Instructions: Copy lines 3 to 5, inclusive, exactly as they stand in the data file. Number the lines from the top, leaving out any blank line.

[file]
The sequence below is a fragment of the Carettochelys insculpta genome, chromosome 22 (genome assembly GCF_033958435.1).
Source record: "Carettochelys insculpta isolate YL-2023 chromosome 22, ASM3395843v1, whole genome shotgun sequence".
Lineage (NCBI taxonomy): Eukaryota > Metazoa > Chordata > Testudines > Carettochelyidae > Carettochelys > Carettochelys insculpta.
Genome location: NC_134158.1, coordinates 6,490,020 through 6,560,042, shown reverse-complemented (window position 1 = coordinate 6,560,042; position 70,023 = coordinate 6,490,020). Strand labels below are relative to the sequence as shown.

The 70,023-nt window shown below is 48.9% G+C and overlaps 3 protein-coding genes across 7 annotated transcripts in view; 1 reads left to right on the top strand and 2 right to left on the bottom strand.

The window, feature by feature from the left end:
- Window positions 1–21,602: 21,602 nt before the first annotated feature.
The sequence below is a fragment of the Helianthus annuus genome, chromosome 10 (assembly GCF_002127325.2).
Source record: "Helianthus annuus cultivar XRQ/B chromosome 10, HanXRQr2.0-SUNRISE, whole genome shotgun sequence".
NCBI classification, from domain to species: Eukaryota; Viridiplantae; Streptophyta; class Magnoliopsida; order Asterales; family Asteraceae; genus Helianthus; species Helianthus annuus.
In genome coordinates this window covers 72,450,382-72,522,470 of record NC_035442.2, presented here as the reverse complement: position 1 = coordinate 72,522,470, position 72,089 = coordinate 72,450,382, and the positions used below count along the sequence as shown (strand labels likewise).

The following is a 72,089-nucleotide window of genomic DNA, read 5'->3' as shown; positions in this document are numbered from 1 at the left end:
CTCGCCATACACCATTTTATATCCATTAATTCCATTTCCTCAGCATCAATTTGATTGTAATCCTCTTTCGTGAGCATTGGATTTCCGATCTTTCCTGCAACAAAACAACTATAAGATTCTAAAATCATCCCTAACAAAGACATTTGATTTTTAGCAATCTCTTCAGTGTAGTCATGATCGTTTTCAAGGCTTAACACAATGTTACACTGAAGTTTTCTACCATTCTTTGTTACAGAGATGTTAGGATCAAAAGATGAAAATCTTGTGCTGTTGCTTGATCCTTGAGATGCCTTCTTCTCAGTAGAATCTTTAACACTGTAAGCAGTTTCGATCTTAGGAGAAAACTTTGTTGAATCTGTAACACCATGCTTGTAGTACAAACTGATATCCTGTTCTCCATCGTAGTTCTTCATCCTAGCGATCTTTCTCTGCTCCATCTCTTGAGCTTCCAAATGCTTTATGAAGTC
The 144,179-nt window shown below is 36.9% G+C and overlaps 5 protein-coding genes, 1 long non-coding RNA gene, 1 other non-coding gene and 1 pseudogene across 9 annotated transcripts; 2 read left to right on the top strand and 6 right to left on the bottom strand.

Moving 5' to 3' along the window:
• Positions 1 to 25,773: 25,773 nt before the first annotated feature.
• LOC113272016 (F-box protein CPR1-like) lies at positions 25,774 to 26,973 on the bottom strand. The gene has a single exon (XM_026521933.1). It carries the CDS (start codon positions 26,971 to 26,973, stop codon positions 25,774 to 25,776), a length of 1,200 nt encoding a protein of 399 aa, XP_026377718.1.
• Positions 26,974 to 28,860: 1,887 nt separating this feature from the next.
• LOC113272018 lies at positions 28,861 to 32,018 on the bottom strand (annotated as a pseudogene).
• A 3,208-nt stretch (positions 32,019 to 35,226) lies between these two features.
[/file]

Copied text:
Lineage (NCBI taxonomy): Eukaryota > Metazoa > Chordata > Testudines > Carettochelyidae > Carettochelys > Carettochelys insculpta.
Genome location: NC_134158.1, coordinates 6,490,020 through 6,560,042, shown reverse-complemented (window position 1 = coordinate 6,560,042; position 70,023 = coordinate 6,490,020). Strand labels below are relative to the sequence as shown.

The 70,023-nt window shown below is 48.9% G+C and overlaps 3 protein-coding genes across 7 annotated transcripts in view; 1 reads left to right on the top strand and 2 right to left on the bottom strand.